Joe Manchin, a Democrat from West Virginia, got into hot water when his organization, No Labels, supported Cory Gardner, a Republican, in the Colorado Senate election. Seems like Manchin and his buddy Jon Hunstsman are trying to create a new political movement that breaks down party affiliations by supporting political candidates who shun traditional party politics.
No Labels appears to be Libertarian in nature, calling it "The Politics of Problem Solving," although they are rather vague when it comes to outlining the positions they would take to break the gridlock in Congress. I guess we have to wait until October, 2015, for the full version of their National Strategic Agenda. Similarly, it is hard to find who their 100 allies in Congress are, other than Huntsman and Manchin, although they have lent their support to candidates who apparently expressed interest in their bipartisan cause, like Gardner.
Cory rode the Tea Party band wagon into Congress in 2010 and has served as US Representative from Colorado these past four years. He represents the young face Republicans want to project for the future, given the hits their older incumbents have taken in primaries since 2010.
Judging from his record on wiki, he looks like a straight-up Republican, but has a pleasant demeanor and apparently is open to dialog, which I guess is what attracted No Labels. The young Senator-elect wants to streamline environmental regulation policies to speed up oil drilling and fracking permits. While serving in the House, he supported Paul Ryan's draconian deficit reduction plan, which was a non-starter these past four years in terms of bipartisan budget talks because of its massive domestic spending cuts. To Cory's credit, he was one of the few House Republicans to vote for the Senate-revised Violence Against Women Act, which allowed it to become law, but at the same time co-sponsored "personhood" legislation known as the "Life Begins at Conception Act," essentially nullifying a woman's right to choose between abortion or to carry her fetus to full term without facing criminal actions.
I'm not sure how No Labels plans to build its bridge across party lines, other than to find a handful of Democrats who essentially agree with the Republican platform, and see if they can break the deadlock on key votes that suit their agenda. Manchin comes from conservative West Virginia, a coal state, so I guess he fits the bill. Senate Democrats were notably upset that he could lend his name to an organization that would knock one of their own, Mark Udall, out of Congress. Manchin has since stepped down as co-chair of No Labels to avoid any further conflicts of interest.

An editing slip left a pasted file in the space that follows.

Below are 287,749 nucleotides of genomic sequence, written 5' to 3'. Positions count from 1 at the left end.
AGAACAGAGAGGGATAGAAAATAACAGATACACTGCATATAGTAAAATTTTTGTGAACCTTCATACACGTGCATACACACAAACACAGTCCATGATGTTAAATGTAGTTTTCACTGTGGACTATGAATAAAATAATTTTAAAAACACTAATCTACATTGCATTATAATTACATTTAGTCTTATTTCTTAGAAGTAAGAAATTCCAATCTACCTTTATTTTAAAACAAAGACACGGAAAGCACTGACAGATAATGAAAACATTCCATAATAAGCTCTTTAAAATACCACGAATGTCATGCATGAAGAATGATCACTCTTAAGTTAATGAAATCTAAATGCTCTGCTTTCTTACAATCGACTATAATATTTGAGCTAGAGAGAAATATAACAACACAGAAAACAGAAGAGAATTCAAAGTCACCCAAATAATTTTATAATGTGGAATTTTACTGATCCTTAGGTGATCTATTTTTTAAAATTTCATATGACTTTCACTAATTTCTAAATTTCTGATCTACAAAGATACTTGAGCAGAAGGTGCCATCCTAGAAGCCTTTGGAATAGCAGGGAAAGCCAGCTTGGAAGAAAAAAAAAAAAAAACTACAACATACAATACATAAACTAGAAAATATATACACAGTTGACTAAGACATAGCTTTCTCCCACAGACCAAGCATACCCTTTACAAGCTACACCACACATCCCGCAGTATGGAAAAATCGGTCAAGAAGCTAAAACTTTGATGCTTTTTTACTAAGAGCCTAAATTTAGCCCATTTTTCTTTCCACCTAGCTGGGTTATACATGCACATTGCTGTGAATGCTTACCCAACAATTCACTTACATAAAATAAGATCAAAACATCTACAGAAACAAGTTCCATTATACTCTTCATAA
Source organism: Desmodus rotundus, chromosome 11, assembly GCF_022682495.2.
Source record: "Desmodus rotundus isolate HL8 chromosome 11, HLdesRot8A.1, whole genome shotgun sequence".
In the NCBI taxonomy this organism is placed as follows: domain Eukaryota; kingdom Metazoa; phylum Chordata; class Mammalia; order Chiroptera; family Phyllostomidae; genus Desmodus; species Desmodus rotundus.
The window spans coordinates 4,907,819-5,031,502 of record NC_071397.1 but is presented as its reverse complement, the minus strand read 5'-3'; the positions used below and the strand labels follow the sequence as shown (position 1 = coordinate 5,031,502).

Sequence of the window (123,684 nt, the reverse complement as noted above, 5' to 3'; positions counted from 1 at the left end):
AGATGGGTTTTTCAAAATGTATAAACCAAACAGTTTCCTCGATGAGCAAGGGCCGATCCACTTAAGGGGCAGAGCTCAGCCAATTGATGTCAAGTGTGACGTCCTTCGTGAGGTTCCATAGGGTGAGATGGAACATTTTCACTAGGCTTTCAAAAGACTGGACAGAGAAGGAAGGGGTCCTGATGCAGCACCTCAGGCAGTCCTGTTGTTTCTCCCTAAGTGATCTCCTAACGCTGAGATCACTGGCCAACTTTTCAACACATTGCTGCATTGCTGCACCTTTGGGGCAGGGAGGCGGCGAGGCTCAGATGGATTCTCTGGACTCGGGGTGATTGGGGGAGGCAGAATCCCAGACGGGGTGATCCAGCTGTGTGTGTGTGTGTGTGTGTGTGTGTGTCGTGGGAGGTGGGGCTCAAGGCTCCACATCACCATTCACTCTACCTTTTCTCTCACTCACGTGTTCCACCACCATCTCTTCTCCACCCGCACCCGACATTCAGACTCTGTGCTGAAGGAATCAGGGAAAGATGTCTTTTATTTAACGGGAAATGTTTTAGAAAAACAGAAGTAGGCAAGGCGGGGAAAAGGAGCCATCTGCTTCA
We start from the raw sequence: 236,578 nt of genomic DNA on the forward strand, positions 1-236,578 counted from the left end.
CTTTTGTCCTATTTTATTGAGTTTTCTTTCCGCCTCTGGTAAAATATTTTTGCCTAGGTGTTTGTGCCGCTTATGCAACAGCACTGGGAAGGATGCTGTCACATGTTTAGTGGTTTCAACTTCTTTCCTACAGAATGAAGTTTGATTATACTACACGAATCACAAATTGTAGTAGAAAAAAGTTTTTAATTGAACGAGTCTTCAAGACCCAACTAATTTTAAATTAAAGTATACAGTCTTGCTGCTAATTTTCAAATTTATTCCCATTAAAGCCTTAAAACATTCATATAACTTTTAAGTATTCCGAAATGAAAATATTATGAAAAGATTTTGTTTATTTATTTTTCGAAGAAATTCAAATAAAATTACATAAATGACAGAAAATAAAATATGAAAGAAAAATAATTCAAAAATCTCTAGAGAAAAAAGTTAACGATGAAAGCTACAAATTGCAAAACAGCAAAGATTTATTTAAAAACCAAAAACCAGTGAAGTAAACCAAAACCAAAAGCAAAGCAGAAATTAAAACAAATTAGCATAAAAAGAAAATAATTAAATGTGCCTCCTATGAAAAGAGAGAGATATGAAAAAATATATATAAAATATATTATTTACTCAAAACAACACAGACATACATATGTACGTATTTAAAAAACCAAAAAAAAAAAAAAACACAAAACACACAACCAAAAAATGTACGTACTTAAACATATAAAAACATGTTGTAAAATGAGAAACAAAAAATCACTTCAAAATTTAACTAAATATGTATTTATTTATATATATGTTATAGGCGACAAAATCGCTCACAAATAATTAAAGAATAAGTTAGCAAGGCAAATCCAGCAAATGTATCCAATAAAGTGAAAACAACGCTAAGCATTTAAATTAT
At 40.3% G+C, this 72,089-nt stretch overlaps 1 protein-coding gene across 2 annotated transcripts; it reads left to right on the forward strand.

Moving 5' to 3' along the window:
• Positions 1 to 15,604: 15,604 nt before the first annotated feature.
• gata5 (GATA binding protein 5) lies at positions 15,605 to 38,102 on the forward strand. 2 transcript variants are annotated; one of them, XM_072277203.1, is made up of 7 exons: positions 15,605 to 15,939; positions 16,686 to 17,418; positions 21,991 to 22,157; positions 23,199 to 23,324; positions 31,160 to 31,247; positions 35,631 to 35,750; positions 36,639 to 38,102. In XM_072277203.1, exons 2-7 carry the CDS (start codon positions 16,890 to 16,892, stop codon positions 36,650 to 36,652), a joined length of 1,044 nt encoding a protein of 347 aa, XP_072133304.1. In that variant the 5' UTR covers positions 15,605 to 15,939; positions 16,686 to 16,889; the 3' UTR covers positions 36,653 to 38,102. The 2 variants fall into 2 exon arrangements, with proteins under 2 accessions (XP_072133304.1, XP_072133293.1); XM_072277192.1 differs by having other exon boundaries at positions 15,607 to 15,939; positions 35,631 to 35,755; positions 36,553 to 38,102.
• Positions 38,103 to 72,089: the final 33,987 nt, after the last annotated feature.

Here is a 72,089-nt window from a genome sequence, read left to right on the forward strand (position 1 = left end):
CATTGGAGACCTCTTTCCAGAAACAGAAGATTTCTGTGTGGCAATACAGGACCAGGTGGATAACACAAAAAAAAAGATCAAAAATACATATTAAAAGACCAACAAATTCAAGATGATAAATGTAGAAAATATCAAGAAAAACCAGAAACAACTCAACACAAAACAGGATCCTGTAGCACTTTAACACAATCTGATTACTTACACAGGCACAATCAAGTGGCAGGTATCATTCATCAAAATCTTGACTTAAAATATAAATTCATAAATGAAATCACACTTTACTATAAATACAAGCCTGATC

I've seen these kinds of organizations before. They are really nothing more than a front for big industries like oil and coal. Gardner, like Manchin, supports Keystone XL, and so it is very likely the Republicans will get the votes they need in the Senate this time around to get Keystone passed. No Labels claims to be nonpartisan, working for "solutions," but the financial backers are the same groups who have managed to get fracking and deep water oil drilling permits, despite all the environmental concerns. Keystone directly benefits the Koch Brothers, the major underwriter of Republican campaigns throughout the country.
These organizations invariably claim these energy industries create jobs, but they do so only on a small scale. Coal employs less than one percent of the Kentucky and West Virginia labor force. It would make much more sense to invest more heavily in solar, wind and geothermal energy, but there isn't yet a big enough lobby in Congress promoting sustainable energy. These lobby groups (for that is what they are) also promote tax cuts for the same big energy industries, supposedly to stimulate the economy, but the consumer sees little in the way of benefits.
No wonder voters are confused and frustrated. You vote for a guy like Cory Gardner thinking he will be a fresh new voice in Congress, and he ends up being a younger version of the old cronies who have been dominating politics for decades. Thirty years from now, a new generation of teabaggers will be trying to vote him out in the primaries.
It is very disappointing because we sit on the cusp of a new energy revolution and we see the old industries protecting their monopoly on the energy market through Congress. Solar, wind and geothermal energy will open the floodgates for start-up companies that would truly create more jobs, but alas would threaten big oil and big coal's control of the market.
You can forget the candy coating, No Labels offers the same bitter pill, and I doubt will have any "national strategy agenda" to present next Fall. They promote their stale ideas on Sirius XM, the same satellite radio company that brings you Howard Stern, Glenn Beck and Sean Hannity. No Labels just lends an air of "respectability" to this tired old banter under the false guise of "nonpartisanship."